Example research paper on Data Mining:
Part One Data Mining
The rapid progress of computers and databases has enable companies to store data about customers and transactions for future use. The sheer amounts of data to be analyzed in order to make better decisions require dramatically improved new automated data modeling technologies. A concept of Data Mining is developed. There are two foundation of using data mining techniques: the availability of large amount of data and the data mining modeling techniques. The latter will be discussed in the second part.
1.1 The concept of data warehousing
An organization – Data Warehouse is its centralized store of detailed information about each of their customers, their behaviors, and their preference. (D.Bird, p45) The data warehouse is typically a combination of detailed demographic data on a customer, combined with a historical transactional history, which may include not only the purchases that were made by the customer, but also include contact or interaction data such as what type of promotions were made to each customer, which ones did they respond to, have they called on their own with support related questions, or inquire about a certain product.
A Data Warehouse framework will be presented as follow:
From the diagram*, a few points can be raised:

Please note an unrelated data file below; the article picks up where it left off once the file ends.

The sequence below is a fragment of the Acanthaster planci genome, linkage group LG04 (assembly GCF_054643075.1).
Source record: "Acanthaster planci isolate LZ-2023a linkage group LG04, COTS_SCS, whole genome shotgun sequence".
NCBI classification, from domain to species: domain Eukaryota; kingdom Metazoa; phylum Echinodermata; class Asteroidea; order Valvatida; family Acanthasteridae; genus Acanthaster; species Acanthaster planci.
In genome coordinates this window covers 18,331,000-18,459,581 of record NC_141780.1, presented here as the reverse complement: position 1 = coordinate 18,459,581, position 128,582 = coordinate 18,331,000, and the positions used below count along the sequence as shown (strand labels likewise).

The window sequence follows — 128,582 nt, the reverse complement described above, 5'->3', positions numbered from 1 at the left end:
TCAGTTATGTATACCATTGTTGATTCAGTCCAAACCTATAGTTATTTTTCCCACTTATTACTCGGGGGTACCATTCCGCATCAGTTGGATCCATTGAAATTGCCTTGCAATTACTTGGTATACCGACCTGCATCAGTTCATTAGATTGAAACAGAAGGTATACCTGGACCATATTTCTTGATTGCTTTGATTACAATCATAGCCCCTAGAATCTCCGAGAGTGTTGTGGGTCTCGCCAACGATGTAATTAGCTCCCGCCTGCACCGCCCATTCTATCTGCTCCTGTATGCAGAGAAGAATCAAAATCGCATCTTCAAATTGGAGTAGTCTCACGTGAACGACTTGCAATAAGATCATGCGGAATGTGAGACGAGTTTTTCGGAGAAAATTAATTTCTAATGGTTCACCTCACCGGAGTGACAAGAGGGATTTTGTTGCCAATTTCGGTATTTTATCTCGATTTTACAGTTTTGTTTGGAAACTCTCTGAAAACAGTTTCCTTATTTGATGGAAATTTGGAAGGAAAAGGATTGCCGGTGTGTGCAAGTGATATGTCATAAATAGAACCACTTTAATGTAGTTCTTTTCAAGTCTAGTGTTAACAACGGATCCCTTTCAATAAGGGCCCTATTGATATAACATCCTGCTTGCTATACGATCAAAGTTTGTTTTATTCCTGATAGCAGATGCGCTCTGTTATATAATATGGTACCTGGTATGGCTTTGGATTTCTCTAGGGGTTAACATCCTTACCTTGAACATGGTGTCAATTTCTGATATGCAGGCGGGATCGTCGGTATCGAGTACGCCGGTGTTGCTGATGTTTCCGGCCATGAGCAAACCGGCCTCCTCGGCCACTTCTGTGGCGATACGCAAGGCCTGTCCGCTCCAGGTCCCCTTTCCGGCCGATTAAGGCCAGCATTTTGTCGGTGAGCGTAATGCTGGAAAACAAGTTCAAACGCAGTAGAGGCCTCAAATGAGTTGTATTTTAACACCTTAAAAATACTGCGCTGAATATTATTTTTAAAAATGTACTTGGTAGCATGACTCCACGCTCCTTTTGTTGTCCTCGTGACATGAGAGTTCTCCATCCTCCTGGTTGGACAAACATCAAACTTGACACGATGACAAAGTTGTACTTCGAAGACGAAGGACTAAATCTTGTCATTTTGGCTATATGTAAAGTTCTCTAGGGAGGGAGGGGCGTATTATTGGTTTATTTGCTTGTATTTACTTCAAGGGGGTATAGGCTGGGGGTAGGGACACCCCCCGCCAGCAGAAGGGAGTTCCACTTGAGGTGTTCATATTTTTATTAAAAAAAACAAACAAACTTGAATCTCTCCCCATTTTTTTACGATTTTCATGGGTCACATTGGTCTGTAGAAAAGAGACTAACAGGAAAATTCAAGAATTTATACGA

- External data and customer data will be stored and maintained in data warehouse.
- Marketing department will retrieve customer data from data warehouse.
- Using data mining techniques, companies can develop the marketing strategies and customer campaign.
- Data warehouse can be used by different departments within the same organization.
The reason of building up customer database can be explained by applying Pareto’s Principle to business, which is known as the 80/20 rule:
Twenty per cent of your customers will provide you with 80 per cent of your profits. (adapted from A.Tapp, p58)
This means a small number of the customers provide a disproportionate amount of the profits. Therefore, if companies can identify the most important customers from their database, and provide the tailored service to these customers based on their behaviour pattern that has been analyzed from the database.
As a result, data mining is vital for the modern marketing practice, especially in direct marketing.
1.2 The definition of data mining
Turban defined Data Mining as follow:
Data Mining is a process of looking for unknown relationships and patterns and extracting useful information volumes of data in data warehouse. (Turban, Rainer & Potter, p162)
Data Mining, by its simplest definition, automates the detection of relevant patterns in a database. For example, a pattern might indicate that married males with children are twice as likely to drive a particular type of sport cars than married males with no children. As an auto manufacture marketing manager, this surprising pattern might be quite valuable.
Turban has also identified five main functions of data mining, which will show in the following table. (Turban, p163-165)
Function How they operate
Classification Infers the defining characteristics of a certain group (such as customers who have been lost to competitors)
Clustering Identifies groups of items that share a particular characteristics (Clustering differs from classification in that no pre-defining characteristic is given in classification.)
Association Identifies relationship between events that occur at one time (such as the contents of a shopping basket)
Sequencing Similar to association, except that the relationship exists over a period of time (such as repeat visits to a supermarket or use of a financial planning product)